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Politics
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'This Victory Is Our Victory,' Tillis Declares

TillisFamily.jpeg
Jeff Siner
/
Charlotte Observer

Nearly 3 million ballots were cast – but it all came down to 46,539 votes. That was enough to make Thom Tillis North Carolina’s next U.S. senator. The slim margin was painful for those gathered in Greensboro at Hagan’s election night headquarters. But the margin was irrelevant in an uptown ballroom in uptown where Tillis gave his victory speech. 

It was a quarter past midnight when Thom Tillis stood on the stage with a smile so big you could see it from the back of the room.

"I know it’s late, but I’ve got a little bit of energy I’ve been running on right now," he said to loud cheers.

That energy had ebbed and flowed between the campaigns – and their election night headquarters all night before settling in with the Tillis campaign.

"This victory is not my victory. This victory is our victory," Tillis declared.

Early voting returns mirrored the polls which had put Hagan ahead by a percent or so. In Greensboro, where the Hagan camp had set up shop, there was at first optimism. That changed to nervousness, then outright pessimism as her lead faded and disappeared. About an hour before she spoke the outcome was clear.

"Thank you for standing with me during this campaign," Hagan told her supporters. "It’s been a long couple of years, but none of it would have been possible without the long hours so many of you logged, knocking on doors, making all of those phone calls, making sure people all across our state could have their voice heard."

Then she gave her farewell.

"I will always be grateful for the trust you placed in me, and the chance to serve our great state. Y’all, it has been fabulous."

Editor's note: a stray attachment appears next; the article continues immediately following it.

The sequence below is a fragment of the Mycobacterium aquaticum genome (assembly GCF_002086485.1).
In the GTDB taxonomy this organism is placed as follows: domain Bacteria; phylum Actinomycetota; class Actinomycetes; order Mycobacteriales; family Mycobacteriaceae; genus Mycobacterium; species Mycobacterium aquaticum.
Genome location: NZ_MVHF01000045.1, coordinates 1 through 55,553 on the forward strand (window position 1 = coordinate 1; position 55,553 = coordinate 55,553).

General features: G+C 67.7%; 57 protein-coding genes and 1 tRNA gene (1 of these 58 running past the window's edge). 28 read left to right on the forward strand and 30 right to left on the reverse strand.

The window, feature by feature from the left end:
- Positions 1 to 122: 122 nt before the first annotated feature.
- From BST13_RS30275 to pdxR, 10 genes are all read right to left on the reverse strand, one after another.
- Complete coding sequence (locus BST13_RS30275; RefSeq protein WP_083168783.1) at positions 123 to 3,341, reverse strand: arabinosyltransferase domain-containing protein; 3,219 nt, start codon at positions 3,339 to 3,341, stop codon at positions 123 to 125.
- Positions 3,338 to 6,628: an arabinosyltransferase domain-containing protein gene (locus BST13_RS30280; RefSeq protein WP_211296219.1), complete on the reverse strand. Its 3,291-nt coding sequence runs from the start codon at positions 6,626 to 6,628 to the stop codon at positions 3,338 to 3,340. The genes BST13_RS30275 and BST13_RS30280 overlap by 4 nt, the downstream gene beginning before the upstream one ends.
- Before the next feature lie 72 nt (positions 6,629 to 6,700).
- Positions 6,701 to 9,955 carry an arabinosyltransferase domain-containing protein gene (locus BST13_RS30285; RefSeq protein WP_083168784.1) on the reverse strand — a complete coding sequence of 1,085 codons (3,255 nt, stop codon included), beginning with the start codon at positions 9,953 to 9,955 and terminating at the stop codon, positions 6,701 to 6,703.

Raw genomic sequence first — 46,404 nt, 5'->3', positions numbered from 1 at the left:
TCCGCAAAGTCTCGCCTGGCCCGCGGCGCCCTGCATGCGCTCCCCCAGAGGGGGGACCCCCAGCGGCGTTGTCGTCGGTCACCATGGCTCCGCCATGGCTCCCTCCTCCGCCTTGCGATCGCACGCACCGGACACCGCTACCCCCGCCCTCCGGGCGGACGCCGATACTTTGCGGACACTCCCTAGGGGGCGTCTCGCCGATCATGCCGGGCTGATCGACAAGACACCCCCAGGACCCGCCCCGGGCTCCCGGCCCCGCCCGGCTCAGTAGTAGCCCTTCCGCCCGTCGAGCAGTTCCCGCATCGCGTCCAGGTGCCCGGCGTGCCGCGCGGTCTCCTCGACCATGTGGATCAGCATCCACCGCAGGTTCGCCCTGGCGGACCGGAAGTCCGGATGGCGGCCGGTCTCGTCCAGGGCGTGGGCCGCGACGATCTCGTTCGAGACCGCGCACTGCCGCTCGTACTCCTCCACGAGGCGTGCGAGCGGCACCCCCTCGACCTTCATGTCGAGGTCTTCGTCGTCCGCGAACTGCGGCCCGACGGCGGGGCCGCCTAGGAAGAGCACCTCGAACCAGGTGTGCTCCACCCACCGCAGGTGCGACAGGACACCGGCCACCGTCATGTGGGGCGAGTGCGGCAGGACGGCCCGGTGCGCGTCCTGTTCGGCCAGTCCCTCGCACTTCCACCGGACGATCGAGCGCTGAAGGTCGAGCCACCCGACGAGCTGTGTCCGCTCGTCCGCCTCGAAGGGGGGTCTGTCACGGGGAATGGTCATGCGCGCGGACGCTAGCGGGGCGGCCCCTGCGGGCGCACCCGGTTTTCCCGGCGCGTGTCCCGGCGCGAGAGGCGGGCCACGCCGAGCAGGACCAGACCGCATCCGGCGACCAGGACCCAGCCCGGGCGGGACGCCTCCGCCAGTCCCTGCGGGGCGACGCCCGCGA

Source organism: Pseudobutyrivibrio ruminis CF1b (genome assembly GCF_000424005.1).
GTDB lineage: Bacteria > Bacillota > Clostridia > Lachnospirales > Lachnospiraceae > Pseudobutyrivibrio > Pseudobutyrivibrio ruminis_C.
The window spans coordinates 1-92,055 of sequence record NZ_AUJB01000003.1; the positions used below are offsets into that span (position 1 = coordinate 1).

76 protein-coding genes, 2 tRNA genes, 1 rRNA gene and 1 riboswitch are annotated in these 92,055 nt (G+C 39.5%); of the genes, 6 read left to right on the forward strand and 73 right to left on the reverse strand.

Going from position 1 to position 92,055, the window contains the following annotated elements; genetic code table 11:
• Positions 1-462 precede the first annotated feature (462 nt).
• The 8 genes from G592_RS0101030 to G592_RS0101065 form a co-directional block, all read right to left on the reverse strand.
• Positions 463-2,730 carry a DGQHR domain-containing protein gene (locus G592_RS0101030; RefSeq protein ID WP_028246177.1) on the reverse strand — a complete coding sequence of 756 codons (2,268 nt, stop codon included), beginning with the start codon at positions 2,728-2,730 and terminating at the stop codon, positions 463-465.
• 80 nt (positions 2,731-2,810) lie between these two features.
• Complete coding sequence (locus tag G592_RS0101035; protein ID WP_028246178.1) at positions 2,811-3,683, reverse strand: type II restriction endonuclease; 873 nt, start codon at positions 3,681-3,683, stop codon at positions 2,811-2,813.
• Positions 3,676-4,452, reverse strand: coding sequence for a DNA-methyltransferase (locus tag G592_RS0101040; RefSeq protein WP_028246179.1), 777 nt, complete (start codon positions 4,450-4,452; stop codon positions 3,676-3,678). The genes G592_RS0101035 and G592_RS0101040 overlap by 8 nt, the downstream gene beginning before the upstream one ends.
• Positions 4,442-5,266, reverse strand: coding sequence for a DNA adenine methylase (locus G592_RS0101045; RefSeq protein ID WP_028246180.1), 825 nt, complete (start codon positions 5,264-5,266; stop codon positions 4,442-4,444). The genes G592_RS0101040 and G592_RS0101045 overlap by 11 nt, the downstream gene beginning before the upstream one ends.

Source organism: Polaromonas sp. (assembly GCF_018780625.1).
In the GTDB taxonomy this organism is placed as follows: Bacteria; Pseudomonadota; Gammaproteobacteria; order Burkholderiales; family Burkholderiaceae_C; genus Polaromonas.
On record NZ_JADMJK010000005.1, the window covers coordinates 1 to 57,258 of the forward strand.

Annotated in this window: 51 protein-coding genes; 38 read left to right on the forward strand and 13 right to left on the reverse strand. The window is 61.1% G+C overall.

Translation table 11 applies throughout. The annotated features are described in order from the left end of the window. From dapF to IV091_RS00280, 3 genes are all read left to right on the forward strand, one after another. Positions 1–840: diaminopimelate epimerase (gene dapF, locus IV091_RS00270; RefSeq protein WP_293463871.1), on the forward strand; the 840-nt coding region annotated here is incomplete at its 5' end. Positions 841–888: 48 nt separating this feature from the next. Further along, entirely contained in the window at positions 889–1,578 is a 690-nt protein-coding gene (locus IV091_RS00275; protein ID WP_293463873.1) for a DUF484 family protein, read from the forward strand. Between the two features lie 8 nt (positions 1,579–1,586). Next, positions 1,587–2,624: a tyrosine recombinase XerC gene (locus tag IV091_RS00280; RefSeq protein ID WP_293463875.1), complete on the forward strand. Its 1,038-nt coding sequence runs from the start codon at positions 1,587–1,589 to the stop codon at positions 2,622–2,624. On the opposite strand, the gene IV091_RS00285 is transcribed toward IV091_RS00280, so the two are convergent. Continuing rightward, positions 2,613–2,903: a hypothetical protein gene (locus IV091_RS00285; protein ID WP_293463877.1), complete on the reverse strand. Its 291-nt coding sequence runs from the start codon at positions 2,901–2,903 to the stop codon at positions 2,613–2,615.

Tillis ended up with 48.8 percent of the vote to Hagan's 47.2 percent. Libertarian Sean Haugh cleared 108,000 votes to end up with 3.7 percent.

The outcome was tough for Hagan supporter Margaret Arbuckle to believe.

"I’m shocked, and I’m very disappointed, and I’m heartbroken that this is what North Carolina thinks is best for it," said said.

But they did. Lindsey Dowling was one of them.

"I want to create jobs. I want to boost up our economy. I think Thom Tillis did a great job as speaker," Dowling said.

Dowling is 27-year-old female, one of the key demographics for the Hagan campaign. All those ads geared toward women just like Dowling. So what would Dowling say to the folks who created all those ads?

"You’re not doing a good job. I really don’t think Kay Hagan is representing us well."

The Hagan-Tillis race set all kinds of records. More than $111 million spent – a national record. The turnout, the highest ever for a mid-term in the state. And, with just shy of 114,000 ads run – that too is a record for a mid-term.

Both sides aired those ads, as did the outside groups that supported each. But on election night, Tillis made it sound like he alone had to weather the negative talking point storm.

“You know, if you take a look at all the negative ads against me and more negative ads than any Senate candidate in the country - $111 million. We didn’t bend! We won!”

But winning is just the start for a politician. Tillis also had this to say about his goals:

"We need to free the American people up to make America great again.  We need to free the American people up to make it an economic superpower, a military superpower and an energy superpower.  These are the things we’re going to Washington and do."

At times, Tillis’s victory speech didn’t sound like that of just a candidate. It sounded like a victory speech for what is now known as the 2014 Republican wave. And perhaps it should. It wasn’t until after Tillis was projected the winner that some media outlets proclaimed Republicans would indeed take control of the U.S. Senate.